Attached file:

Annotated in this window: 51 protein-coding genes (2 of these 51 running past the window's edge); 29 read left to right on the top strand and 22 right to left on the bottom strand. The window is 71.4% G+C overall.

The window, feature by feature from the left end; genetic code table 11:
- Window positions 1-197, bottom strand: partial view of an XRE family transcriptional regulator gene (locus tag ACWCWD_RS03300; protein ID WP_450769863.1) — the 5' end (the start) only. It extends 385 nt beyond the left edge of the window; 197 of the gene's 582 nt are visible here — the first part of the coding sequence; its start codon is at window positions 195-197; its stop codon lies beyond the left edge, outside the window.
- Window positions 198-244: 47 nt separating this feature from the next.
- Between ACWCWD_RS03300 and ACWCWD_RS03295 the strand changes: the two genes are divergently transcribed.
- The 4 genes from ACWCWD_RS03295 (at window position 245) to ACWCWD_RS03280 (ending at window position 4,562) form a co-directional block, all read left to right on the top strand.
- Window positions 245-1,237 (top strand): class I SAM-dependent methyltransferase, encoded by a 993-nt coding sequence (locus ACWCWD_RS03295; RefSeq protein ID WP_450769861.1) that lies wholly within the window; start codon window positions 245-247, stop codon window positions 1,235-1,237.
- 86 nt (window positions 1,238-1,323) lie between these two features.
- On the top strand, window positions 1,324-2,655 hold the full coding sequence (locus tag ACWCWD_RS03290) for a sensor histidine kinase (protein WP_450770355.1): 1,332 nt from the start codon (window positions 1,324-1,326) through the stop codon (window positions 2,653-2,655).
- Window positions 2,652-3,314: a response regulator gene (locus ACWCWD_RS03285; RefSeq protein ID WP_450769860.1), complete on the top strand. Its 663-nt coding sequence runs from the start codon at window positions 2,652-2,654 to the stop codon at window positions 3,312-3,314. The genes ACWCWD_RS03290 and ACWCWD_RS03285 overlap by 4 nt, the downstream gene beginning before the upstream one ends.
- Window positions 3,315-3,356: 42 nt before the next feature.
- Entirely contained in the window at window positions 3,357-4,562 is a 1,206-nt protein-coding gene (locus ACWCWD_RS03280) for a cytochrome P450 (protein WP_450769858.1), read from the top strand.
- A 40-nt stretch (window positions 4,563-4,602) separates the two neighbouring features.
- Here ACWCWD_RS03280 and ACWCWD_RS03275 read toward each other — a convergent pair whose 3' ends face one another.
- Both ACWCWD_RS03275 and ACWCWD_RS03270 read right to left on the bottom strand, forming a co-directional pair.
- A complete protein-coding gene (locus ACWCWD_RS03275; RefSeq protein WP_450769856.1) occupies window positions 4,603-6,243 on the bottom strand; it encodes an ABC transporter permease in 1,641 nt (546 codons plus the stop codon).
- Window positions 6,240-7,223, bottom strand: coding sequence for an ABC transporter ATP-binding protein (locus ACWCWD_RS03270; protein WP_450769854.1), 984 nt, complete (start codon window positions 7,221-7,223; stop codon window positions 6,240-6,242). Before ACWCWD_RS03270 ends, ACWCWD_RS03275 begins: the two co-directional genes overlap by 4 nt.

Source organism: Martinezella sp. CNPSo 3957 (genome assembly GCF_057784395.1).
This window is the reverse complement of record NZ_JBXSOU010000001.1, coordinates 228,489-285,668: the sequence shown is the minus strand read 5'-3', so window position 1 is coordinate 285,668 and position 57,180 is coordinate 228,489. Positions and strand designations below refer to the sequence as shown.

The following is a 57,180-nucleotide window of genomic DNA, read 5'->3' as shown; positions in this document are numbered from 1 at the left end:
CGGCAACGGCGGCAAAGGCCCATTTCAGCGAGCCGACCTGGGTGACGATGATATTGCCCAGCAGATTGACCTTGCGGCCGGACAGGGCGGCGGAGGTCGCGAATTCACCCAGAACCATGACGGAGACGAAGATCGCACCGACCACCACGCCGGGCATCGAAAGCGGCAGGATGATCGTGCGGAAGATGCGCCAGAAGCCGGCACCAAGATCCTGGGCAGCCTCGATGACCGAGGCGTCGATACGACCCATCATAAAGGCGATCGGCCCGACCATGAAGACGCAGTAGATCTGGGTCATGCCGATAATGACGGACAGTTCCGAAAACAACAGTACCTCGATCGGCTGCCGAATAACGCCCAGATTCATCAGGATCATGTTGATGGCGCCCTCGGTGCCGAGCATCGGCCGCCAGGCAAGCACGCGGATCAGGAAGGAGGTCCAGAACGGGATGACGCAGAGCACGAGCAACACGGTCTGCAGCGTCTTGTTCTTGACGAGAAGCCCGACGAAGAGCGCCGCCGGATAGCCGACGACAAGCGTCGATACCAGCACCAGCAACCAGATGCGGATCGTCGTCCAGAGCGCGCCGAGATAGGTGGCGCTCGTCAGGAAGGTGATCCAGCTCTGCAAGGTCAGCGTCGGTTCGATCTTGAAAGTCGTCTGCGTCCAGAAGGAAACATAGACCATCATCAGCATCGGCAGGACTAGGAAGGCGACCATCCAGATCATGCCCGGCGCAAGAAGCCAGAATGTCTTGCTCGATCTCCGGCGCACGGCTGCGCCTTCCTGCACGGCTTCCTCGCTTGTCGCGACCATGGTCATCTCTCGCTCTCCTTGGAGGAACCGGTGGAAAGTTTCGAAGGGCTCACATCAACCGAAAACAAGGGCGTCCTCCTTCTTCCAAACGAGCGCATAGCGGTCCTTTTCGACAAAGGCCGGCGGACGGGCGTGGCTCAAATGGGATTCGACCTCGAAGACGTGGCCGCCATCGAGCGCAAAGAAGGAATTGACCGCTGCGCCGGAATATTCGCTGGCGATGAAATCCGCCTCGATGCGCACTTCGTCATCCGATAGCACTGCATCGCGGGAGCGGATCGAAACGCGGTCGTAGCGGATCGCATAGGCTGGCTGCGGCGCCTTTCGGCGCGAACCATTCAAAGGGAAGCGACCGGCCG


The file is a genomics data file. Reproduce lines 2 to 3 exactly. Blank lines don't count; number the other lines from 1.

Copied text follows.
The window, feature by feature from the left end; genetic code table 11:
- Window positions 1-197, bottom strand: partial view of an XRE family transcriptional regulator gene (locus tag ACWCWD_RS03300; protein ID WP_450769863.1) — the 5' end (the start) only. It extends 385 nt beyond the left edge of the window; 197 of the gene's 582 nt are visible here — the first part of the coding sequence; its start codon is at window positions 195-197; its stop codon lies beyond the left edge, outside the window.